Skip to main content Accessibility help
×
Home
Hostname: page-component-7ccbd9845f-zxw8g Total loading time: 0.581 Render date: 2023-02-01T02:29:30.198Z Has data issue: true Feature Flags: { "useRatesEcommerce": false } hasContentIssue true

Article contents

Public penance in Anglo-Saxon England

Published online by Cambridge University Press:  12 May 2003

Brad Bedingfield
Affiliation:
Columbia Law School

Extract

In a sermon for Ash Wednesday, after general exhortations to prayer, church-going, and almsgiving during Lent, Wulfstan discusses what is to be done with those guilty of ‘high’ sins:

And sume men syndon eac Þe nyde sculan of cyricgemanan Þas halgan tid ascadene mid rihte weorðan for healican synnan, ealswa adam wearð of engla gemanan Þa ða he forworðe Þa myclan myrhðe Þe he on wunode ær ðam Þe he syngode … Leofan men, on Wodnesdæg, Þe byð caput ieiunii, bisceopas ascadað on manegum stowan ut of cyrican for heora agenan Þearfe Þa ðe healice on openlican synnan hy sylfe forgyltan. And eft on Ðunresdæg ær Eastran hy geinniað into cyrican Þa ðe geornlice Þæt Lencten heora synna betað, swa swa hym man wissað; Þonne absolutionem bisceopas ofer hy rædað [agus] for hi Þingiað [agus] mid Þam heora synna Þurh Godes mildheortnesse myclum gelyhtað. And Þæt is Þearflic gewuna, ac we his ne gymað swa wel swa we scoldan on ðisse Þeode, [agus] hit wære mycel Þearf Þæt hit man georne on gewunan hæfde.

Type
Research Article
Copyright
© 2002 Cambridge University Press

Access options

Get access to the full version of this content by using one of the access options below. (Log in options will check for institutional or personal access. Content may require purchase if you do not have access.)
11
Cited by

Save article to Kindle

To save this article to your Kindle, first ensure coreplatform@cambridge.org is added to your Approved Personal Document E-mail List under your Personal Document Settings on the Manage Your Content and Devices page of your Amazon account. Then enter the ‘name’ part of your Kindle email address below. Find out more about saving to your Kindle.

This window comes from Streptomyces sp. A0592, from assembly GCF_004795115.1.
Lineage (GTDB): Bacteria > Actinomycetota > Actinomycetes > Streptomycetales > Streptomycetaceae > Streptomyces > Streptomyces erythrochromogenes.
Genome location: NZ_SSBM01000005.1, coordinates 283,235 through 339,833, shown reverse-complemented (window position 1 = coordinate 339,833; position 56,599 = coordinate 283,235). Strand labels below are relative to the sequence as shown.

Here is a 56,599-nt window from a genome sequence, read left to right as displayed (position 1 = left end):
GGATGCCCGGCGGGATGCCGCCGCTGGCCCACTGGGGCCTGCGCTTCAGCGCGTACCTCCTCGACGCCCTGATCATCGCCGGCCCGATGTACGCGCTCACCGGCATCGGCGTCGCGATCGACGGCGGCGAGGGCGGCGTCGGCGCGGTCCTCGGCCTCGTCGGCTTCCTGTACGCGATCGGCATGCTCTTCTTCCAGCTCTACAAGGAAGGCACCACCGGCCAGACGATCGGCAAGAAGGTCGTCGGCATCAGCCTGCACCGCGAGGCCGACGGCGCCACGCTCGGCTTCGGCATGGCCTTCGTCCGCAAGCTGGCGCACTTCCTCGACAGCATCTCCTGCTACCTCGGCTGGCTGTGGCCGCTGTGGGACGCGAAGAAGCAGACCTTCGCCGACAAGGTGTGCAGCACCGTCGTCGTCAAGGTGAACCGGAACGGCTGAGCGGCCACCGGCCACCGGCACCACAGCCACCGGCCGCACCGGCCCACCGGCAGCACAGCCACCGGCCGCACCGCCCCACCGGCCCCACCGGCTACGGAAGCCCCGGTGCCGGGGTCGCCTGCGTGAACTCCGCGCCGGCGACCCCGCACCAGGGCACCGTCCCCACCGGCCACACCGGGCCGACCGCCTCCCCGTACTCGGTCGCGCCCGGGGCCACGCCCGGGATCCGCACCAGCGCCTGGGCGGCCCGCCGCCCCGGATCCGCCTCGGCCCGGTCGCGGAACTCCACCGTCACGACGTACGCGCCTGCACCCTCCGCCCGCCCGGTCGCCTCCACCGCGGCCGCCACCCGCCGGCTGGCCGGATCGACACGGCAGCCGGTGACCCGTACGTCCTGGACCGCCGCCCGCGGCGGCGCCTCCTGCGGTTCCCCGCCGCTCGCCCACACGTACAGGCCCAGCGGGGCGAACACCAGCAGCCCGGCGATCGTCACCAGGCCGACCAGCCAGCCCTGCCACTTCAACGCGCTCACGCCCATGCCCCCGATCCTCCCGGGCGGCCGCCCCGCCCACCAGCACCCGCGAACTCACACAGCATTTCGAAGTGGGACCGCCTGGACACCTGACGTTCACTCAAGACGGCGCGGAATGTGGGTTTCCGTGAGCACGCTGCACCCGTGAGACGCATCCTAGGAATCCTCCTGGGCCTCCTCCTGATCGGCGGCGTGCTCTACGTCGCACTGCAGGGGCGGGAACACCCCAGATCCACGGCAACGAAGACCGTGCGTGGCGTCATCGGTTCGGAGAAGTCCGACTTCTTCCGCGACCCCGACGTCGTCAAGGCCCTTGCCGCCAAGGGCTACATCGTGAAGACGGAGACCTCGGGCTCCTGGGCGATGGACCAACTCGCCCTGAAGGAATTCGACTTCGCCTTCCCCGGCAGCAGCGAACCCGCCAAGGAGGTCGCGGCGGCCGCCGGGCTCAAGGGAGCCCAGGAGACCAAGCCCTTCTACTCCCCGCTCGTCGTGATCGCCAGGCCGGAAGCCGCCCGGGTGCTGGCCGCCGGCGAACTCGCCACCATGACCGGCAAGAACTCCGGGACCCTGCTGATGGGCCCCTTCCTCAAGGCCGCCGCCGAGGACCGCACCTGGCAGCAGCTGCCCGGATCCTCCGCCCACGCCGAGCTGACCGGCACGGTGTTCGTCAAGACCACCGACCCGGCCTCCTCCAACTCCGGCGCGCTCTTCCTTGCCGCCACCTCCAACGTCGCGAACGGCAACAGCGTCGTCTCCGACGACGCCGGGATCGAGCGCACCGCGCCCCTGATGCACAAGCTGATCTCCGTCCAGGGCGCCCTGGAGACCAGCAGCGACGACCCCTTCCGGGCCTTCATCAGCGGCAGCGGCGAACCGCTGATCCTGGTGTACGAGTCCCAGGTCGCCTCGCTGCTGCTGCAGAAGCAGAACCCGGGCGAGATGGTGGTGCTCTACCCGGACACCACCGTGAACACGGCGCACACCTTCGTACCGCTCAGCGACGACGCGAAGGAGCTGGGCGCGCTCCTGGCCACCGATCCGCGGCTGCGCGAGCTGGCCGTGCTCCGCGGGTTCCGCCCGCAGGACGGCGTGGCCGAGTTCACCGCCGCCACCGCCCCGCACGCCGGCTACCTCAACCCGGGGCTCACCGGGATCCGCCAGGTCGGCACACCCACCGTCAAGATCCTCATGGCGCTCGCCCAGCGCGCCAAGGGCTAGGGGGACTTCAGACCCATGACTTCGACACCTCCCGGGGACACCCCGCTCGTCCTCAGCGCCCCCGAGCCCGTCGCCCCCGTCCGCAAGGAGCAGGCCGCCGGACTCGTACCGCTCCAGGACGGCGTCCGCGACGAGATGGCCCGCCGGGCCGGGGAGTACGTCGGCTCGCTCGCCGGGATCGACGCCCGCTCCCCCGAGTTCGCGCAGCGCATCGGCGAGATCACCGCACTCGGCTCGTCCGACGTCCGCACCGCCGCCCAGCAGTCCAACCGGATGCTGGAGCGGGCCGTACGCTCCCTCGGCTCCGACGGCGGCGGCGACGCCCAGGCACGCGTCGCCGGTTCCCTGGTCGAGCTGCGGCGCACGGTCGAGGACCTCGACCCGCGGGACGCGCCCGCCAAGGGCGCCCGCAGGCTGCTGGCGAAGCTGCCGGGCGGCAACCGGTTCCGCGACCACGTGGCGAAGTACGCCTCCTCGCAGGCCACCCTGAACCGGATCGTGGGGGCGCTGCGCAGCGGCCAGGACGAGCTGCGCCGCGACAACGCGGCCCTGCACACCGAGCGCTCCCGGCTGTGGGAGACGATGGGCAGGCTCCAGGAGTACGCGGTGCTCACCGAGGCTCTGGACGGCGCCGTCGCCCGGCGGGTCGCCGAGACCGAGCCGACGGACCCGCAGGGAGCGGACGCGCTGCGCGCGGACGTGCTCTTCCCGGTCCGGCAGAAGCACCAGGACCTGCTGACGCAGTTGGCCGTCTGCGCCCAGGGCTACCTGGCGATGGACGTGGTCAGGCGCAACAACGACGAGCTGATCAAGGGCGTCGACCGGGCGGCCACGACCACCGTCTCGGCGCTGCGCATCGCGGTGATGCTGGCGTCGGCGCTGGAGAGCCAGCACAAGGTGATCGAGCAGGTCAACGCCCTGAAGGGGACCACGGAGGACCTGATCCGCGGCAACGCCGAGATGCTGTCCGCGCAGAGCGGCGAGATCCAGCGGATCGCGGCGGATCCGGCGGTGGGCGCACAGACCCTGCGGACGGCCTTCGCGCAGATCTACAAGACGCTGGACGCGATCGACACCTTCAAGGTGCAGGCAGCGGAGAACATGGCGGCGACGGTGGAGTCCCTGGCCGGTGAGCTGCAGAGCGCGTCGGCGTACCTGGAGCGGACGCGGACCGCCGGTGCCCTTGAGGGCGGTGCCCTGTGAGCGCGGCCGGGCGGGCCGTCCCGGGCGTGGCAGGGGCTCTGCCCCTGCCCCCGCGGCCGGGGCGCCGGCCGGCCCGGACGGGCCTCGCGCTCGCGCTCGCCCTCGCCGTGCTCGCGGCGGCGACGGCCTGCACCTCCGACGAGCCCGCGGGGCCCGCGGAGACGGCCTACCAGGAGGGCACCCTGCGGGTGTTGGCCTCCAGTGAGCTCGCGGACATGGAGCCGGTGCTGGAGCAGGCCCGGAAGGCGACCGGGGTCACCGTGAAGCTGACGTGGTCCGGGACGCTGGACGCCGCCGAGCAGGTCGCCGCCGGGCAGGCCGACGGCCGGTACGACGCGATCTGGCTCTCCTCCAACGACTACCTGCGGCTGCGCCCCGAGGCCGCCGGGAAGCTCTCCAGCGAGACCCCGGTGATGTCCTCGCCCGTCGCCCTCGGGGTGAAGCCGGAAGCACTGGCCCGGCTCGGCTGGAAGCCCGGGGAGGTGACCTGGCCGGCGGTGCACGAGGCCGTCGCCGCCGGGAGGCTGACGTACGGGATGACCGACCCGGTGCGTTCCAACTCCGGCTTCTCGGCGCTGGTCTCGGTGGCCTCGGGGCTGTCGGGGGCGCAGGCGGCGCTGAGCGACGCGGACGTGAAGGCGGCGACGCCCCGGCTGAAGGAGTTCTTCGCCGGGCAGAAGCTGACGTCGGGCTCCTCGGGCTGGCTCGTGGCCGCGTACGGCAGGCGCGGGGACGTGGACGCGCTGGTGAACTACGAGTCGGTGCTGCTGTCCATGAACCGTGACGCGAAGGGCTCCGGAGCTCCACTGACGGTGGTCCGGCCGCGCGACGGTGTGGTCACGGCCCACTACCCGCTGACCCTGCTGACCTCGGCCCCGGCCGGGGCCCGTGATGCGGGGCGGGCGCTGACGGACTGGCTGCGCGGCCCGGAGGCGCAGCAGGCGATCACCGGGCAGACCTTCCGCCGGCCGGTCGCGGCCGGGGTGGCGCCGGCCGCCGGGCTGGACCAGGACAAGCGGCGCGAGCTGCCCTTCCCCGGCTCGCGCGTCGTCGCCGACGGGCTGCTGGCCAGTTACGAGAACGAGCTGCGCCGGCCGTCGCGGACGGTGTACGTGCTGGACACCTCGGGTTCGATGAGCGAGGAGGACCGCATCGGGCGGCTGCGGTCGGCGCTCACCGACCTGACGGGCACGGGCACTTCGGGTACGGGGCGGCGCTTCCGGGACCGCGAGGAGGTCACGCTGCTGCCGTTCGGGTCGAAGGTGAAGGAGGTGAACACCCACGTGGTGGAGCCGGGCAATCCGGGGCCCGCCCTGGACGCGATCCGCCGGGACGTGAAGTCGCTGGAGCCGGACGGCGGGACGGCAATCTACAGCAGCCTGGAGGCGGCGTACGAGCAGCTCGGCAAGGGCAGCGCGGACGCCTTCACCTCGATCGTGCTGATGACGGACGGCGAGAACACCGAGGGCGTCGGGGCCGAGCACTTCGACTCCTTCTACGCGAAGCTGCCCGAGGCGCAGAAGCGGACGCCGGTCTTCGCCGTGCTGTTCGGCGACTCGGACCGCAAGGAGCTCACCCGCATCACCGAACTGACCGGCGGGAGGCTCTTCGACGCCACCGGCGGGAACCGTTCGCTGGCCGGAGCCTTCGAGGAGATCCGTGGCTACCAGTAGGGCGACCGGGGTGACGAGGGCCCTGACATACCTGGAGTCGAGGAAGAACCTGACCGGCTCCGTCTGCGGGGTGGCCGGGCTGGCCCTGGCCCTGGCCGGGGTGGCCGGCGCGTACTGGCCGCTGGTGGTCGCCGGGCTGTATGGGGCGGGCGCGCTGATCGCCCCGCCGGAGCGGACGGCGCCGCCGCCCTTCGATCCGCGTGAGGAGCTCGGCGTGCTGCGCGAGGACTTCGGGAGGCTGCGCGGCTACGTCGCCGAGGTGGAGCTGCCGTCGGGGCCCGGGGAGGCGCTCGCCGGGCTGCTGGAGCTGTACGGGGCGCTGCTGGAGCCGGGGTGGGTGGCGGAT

Note you can select to save to either the @free.kindle.com or @kindle.com variations. ‘@free.kindle.com’ emails are free but can only be saved to your device when it is connected to wi-fi. ‘@kindle.com’ emails can be delivered even when you are not connected to wi-fi, but note that service fees apply.

Find out more about the Kindle Personal Document Service.

Public penance in Anglo-Saxon England
Available formats
×

Save article to Dropbox

To save this article to your Dropbox account, please select one or more formats and confirm that you agree to abide by our usage policies. If this is the first time you used this feature, you will be asked to authorise Cambridge Core to connect with your Dropbox account. Find out more about saving content to Dropbox.

Public penance in Anglo-Saxon England
Available formats
×

Save article to Google Drive

To save this article to your Google Drive account, please select one or more formats and confirm that you agree to abide by our usage policies. If this is the first time you used this feature, you will be asked to authorise Cambridge Core to connect with your Google Drive account. Find out more about saving content to Google Drive.

Public penance in Anglo-Saxon England
Available formats
×
×

Reply to: Submit a response

Please enter your response.

Your details

Please enter a valid email address.

Conflicting interests

Do you have any conflicting interests? *